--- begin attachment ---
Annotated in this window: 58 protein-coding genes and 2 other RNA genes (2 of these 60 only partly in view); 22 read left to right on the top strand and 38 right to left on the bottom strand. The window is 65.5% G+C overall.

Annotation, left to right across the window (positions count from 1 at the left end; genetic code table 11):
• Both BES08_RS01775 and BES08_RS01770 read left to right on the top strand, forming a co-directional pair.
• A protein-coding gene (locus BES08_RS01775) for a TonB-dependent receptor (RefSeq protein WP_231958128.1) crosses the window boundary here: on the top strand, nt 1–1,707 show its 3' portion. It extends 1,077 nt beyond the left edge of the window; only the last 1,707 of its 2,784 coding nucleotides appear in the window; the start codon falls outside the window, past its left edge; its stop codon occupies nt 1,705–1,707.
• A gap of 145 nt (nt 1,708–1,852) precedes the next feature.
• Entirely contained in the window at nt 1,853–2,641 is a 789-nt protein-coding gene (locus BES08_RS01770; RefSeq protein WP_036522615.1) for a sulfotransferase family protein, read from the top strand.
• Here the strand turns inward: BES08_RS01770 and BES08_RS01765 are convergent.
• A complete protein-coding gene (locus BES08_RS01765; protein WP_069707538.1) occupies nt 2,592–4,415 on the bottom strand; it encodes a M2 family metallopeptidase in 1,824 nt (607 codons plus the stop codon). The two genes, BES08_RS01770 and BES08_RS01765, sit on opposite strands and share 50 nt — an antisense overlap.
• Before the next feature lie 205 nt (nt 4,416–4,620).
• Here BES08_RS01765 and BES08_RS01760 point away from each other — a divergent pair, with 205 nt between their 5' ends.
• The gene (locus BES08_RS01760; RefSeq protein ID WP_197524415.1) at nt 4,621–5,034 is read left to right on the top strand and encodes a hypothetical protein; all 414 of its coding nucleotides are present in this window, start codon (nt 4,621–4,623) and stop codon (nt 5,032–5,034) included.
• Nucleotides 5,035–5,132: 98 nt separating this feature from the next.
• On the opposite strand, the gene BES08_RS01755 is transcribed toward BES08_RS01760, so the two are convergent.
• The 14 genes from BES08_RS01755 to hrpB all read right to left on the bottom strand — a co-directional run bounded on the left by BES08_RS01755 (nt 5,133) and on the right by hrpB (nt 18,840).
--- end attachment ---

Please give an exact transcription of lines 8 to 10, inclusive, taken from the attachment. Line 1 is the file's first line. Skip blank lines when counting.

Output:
• A complete protein-coding gene (locus BES08_RS01765; protein WP_069707538.1) occupies nt 2,592–4,415 on the bottom strand; it encodes a M2 family metallopeptidase in 1,824 nt (607 codons plus the stop codon). The two genes, BES08_RS01770 and BES08_RS01765, sit on opposite strands and share 50 nt — an antisense overlap.
• Before the next feature lie 205 nt (nt 4,416–4,620).
• Here BES08_RS01765 and BES08_RS01760 point away from each other — a divergent pair, with 205 nt between their 5' ends.